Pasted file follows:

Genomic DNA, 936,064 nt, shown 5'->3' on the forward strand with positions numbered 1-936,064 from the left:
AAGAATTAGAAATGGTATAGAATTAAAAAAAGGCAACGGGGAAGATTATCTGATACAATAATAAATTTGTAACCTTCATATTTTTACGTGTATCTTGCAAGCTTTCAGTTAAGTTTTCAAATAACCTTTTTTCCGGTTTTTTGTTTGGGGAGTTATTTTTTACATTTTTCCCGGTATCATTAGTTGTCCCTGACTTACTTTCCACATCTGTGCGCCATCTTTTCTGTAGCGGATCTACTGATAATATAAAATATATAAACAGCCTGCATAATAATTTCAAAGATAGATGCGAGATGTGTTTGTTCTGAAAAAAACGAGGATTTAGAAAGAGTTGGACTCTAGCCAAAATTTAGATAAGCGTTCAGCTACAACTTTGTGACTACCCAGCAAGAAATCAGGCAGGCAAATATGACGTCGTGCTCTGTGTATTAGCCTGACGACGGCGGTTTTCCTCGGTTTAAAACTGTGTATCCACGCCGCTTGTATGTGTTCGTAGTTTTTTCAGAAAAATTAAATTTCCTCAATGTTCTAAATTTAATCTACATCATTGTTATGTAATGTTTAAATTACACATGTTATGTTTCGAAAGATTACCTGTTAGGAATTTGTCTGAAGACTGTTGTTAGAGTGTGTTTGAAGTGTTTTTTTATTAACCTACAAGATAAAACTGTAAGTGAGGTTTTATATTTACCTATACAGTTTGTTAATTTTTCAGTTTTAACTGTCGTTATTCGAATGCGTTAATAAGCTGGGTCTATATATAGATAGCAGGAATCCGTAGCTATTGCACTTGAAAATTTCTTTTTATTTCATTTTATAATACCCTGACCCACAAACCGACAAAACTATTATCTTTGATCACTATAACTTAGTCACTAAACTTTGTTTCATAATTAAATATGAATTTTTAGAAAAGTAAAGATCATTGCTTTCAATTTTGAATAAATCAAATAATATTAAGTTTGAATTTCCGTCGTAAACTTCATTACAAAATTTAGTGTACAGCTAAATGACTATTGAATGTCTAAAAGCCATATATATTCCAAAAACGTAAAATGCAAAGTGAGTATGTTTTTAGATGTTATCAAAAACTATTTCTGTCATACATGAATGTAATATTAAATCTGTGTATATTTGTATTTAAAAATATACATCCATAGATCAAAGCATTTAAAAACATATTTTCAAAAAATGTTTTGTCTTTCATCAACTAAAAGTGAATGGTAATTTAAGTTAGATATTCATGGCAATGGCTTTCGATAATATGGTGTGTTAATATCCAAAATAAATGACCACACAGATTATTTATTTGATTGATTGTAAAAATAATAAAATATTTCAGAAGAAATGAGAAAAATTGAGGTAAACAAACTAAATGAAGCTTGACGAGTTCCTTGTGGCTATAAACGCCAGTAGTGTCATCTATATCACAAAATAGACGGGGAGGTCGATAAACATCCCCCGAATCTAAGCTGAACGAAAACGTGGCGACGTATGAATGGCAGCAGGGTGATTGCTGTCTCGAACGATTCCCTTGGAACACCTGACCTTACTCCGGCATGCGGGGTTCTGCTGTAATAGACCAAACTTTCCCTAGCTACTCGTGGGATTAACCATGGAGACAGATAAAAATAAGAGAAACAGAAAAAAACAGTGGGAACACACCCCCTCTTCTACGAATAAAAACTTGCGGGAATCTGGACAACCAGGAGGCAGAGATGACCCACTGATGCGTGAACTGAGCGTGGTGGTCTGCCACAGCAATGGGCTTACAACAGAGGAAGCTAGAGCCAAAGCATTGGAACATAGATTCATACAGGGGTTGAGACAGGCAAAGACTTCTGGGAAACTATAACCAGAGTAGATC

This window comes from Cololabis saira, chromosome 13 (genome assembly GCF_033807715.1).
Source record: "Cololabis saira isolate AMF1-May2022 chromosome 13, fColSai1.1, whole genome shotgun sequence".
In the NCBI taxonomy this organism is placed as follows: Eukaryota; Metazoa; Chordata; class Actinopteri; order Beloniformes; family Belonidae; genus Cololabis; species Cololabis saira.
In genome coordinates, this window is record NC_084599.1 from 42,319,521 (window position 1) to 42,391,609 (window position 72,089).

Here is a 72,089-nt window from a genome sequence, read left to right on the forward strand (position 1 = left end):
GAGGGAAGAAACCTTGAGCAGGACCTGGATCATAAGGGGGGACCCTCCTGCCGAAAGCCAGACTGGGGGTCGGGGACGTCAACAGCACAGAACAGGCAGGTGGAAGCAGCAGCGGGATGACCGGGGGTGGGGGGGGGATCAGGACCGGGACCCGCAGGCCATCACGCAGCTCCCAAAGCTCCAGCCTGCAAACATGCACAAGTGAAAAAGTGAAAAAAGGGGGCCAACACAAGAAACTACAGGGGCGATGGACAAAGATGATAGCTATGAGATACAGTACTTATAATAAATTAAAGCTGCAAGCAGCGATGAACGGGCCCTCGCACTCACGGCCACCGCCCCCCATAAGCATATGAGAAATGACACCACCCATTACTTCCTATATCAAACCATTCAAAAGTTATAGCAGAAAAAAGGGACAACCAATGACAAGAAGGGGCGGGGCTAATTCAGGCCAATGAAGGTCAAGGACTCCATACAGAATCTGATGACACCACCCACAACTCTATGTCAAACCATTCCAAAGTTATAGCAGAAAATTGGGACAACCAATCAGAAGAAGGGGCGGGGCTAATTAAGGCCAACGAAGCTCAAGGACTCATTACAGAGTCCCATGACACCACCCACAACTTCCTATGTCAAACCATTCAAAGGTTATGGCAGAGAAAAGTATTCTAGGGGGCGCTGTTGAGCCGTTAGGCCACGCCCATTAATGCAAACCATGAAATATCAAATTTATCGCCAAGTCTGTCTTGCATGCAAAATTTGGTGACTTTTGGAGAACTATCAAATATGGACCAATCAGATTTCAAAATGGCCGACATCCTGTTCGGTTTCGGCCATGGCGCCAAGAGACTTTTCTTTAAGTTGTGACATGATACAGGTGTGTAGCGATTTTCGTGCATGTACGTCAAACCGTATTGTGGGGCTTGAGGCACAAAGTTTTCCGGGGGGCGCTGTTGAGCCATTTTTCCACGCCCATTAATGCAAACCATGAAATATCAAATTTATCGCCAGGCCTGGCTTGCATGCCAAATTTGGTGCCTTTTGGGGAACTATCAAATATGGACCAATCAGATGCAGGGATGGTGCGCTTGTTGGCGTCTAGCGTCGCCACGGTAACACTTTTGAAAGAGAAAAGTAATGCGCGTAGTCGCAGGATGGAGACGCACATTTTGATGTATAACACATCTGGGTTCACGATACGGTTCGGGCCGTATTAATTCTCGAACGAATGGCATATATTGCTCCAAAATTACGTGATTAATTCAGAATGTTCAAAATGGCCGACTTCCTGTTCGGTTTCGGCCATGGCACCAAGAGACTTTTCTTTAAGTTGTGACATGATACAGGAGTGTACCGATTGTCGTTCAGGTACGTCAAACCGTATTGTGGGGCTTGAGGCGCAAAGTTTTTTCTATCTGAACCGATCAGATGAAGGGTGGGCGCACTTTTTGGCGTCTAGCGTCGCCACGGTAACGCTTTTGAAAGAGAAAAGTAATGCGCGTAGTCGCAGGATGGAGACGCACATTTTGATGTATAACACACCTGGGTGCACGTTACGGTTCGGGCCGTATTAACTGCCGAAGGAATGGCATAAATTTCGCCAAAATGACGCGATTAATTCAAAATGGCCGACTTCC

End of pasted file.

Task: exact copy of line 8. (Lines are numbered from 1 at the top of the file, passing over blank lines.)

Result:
GAGGGAAGAAACCTTGAGCAGGACCTGGATCATAAGGGGGGACCCTCCTGCCGAAAGCCAGACTGGGGGTCGGGGACGTCAACAGCACAGAACAGGCAGGTGGAAGCAGCAGCGGGATGACCGGGGGTGGGGGGGGGATCAGGACCGGGACCCGCAGGCCATCACGCAGCTCCCAAAGCTCCAGCCTGCAAACATGCACAAGTGAAAAAGTGAAAAAAGGGGGCCAACACAAGAAACTACAGGGGCGATGGACAAAGATGATAGCTATGAGATACAGTACTTATAATAAATTAAAGCTGCAAGCAGCGATGAACGGGCCCTCGCACTCACGGCCACCGCCCCCCATAAGCATATGAGAAATGACACCACCCATTACTTCCTATATCAAACCATTCAAAAGTTATAGCAGAAAAAAGGGACAACCAATGACAAGAAGGGGCGGGGCTAATTCAGGCCAATGAAGGTCAAGGACTCCATACAGAATCTGATGACACCACCCACAACTCTATGTCAAACCATTCCAAAGTTATAGCAGAAAATTGGGACAACCAATCAGAAGAAGGGGCGGGGCTAATTAAGGCCAACGAAGCTCAAGGACTCATTACAGAGTCCCATGACACCACCCACAACTTCCTATGTCAAACCATTCAAAGGTTATGGCAGAGAAAAGTATTCTAGGGGGCGCTGTTGAGCCGTTAGGCCACGCCCATTAATGCAAACCATGAAATATCAAATTTATCGCCAAGTCTGTCTTGCATGCAAAATTTGGTGACTTTTGGAGAACTATCAAATATGGACCAATCAGATTTCAAAATGGCCGACATCCTGTTCGGTTTCGGCCATGGCGCCAAGAGACTTTTCTTTAAGTTGTGACATGATACAGGTGTGTAGCGATTTTCGTGCATGTACGTCAAACCGTATTGTGGGGCTTGAGGCACAAAGTTTTCCGGGGGGCGCTGTTGAGCCATTTTTCCACGCCCATTAATGCAAACCATGAAATATCAAATTTATCGCCAGGCCTGGCTTGCATGCCAAATTTGGTGCCTTTTGGGGAACTATCAAATATGGACCAATCAGATGCAGGGATGGTGCGCTTGTTGGCGTCTAGCGTCGCCACGGTAACACTTTTGAAAGAGAAAAGTAATGCGCGTAGTCGCAGGATGGAGACGCACATTTTGATGTATAACACATCTGGGTTCACGATACGGTTCGGGCCGTATTAATTCTCGAACGAATGGCATATATTGCTCCAAAATTACGTGATTAATTCAGAATGTTCAAAATGGCCGACTTCCTGTTCGGTTTCGGCCATGGCACCAAGAGACTTTTCTTTAAGTTGTGACATGATACAGGAGTGTACCGATTGTCGTTCAGGTACGTCAAACCGTATTGTGGGGCTTGAGGCGCAAAGTTTTTTCTATCTGAACCGATCAGATGAAGGGTGGGCGCACTTTTTGGCGTCTAGCGTCGCCACGGTAACGCTTTTGAAAGAGAAAAGTAATGCGCGTAGTCGCAGGATGGAGACGCACATTTTGATGTATAACACACCTGGGTGCACGTTACGGTTCGGGCCGTATTAACTGCCGAAGGAATGGCATAAATTTCGCCAAAATGACGCGATTAATTCAAAATGGCCGACTTCC